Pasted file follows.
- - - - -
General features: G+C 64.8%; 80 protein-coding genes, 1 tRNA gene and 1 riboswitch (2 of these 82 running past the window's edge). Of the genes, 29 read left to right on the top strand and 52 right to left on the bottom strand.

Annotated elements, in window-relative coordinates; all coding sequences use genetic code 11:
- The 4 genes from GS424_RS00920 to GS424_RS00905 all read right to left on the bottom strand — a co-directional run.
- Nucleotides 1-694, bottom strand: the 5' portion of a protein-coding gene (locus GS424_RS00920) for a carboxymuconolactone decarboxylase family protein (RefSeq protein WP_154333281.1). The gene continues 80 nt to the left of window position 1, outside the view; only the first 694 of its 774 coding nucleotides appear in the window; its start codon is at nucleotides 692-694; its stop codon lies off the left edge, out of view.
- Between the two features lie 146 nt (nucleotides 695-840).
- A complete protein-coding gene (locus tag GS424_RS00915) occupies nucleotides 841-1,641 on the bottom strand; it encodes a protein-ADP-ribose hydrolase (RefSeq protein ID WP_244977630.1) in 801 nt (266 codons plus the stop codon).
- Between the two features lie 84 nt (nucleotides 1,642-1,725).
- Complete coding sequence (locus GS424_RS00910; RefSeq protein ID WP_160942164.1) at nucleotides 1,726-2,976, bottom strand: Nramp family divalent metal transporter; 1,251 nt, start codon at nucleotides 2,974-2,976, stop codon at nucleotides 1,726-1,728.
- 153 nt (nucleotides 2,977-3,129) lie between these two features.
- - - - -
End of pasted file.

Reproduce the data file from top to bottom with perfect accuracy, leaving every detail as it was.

General features: G+C 64.8%; 80 protein-coding genes, 1 tRNA gene and 1 riboswitch (2 of these 82 running past the window's edge). Of the genes, 29 read left to right on the top strand and 52 right to left on the bottom strand.

Annotated elements, in window-relative coordinates; all coding sequences use genetic code 11:
- The 4 genes from GS424_RS00920 to GS424_RS00905 all read right to left on the bottom strand — a co-directional run.
- Nucleotides 1-694, bottom strand: the 5' portion of a protein-coding gene (locus GS424_RS00920) for a carboxymuconolactone decarboxylase family protein (RefSeq protein WP_154333281.1). The gene continues 80 nt to the left of window position 1, outside the view; only the first 694 of its 774 coding nucleotides appear in the window; its start codon is at nucleotides 692-694; its stop codon lies off the left edge, out of view.
- Between the two features lie 146 nt (nucleotides 695-840).
- A complete protein-coding gene (locus tag GS424_RS00915) occupies nucleotides 841-1,641 on the bottom strand; it encodes a protein-ADP-ribose hydrolase (RefSeq protein ID WP_244977630.1) in 801 nt (266 codons plus the stop codon).
- Between the two features lie 84 nt (nucleotides 1,642-1,725).
- Complete coding sequence (locus GS424_RS00910; RefSeq protein ID WP_160942164.1) at nucleotides 1,726-2,976, bottom strand: Nramp family divalent metal transporter; 1,251 nt, start codon at nucleotides 2,974-2,976, stop codon at nucleotides 1,726-1,728.
- 153 nt (nucleotides 2,977-3,129) lie between these two features.